Brevity Nineteen

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Mina

By J. Stephen Rhodes

Some family members said I gave her the name because I could not pronounce grandmother. Others contended the name originated because she talked like a Mynah bird–her name was pronounced the same way.

Mina taught me to play Scrabble: how to hit triple letters with a “j” or “x,” how to stretch to make a double word, and how to add an “s” or “d” to the end of a word in order to start a new word perpendicular to the first. If I was stumped, she asked: “Do you have an ‘n’ or an ‘e’? Can you build a four letter word above the ‘d’ to reach the triple word score? Surely you can make a verb in the past tense. A noun? ‘Hand?’ ‘Band?’”

One time I extended “woo” into “wooer” to reach a triple word score. She giggled trying to pronounce it. In subsequent games she asked me if I was going to try to play “wooer” again.

When people ask me who the major influences are in my religious development, I mention Mina first. She knew instinctively that Dr. King was right, even though she was raised in the early nineteen hundreds in south Georgia. She said, “You can do a lot worse than learn to live by the Golden Rule.” She acted as if she could read God’s mind. “God plays no favorites,” she said. “Don’t you know God weeps for those poor people in the housing projects?” She told me once that she had dreamed of being a missionary to Africa when she was a little girl.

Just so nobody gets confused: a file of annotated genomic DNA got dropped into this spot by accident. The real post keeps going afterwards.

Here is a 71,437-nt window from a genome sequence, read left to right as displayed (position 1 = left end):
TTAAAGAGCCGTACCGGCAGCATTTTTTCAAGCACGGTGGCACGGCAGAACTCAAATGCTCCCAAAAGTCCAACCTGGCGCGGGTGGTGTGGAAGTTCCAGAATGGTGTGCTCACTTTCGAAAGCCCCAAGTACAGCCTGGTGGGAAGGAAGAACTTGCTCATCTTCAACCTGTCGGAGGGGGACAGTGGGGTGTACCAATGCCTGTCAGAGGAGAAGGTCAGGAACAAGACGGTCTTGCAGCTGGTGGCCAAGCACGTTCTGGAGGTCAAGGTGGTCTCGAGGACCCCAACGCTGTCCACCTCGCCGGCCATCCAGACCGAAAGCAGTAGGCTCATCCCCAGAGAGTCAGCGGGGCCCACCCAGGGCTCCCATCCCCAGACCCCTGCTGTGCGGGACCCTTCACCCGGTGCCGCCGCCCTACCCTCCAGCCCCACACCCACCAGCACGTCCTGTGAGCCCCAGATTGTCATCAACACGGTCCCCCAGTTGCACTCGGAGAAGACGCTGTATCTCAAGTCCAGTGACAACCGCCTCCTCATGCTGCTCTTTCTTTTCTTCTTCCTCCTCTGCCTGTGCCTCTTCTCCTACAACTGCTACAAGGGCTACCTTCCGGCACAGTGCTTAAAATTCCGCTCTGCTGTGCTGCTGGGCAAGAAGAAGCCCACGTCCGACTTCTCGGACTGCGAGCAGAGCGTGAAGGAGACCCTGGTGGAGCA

When I decided to go to seminary, it was as if I were doing part of it to fulfill her calling. Much of my work has been mission-oriented – working with kids on the streets of inner-city Atlanta, with the rural poor, and teaching seminarians about community outreach.

The day I was ordained as a minister, my mother gave me the bible Mina had given to her as a confirmation gift. Mina’s inscription to her read “Recompense no man evil for evil. If it be possible as much as lieth in you, live peaceably with all men.” (Romans 12:17-18) She wrote these words when lynchings were still happening in Georgia and Hitler and Mussolini were coming into their own. I come from a family of dreamers.

On the day before she died, I visited Mina in the hospital. As soon as I walked in her room, she said, “Oh, Steve, I just took the most wonderful trip before you walked in. I went on a helicopter ride–you know how I’ve always wanted to. We went way up in the air, so high the trees looked like blades of grass. I could see cities and towns way far off. I had the best time.”

When I had arrived at the emergency room a few days before, the nurses told me that she was resting in a darkened X-Ray room. I went to the door and asked, “Mina, are you in there?” to no answer. I spoke again, louder, adding, “It’s Steve. Do you remember me?”

She answered, “Steve? Of course I remember you. I loved you before you were born.”


 

J. Stephen Rhodes lives on a farm in Berea, Kentucky with his wife, Ann. His essays have appeared in Gettysburg Review, Snowy Egret, and Christian Century; his poetry in Shenandoah, Karamu, and Apalachee Review. He is currently working on a memoir, with special attention to the relationship between self-esteem and service.

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photo by Dinty W. Moore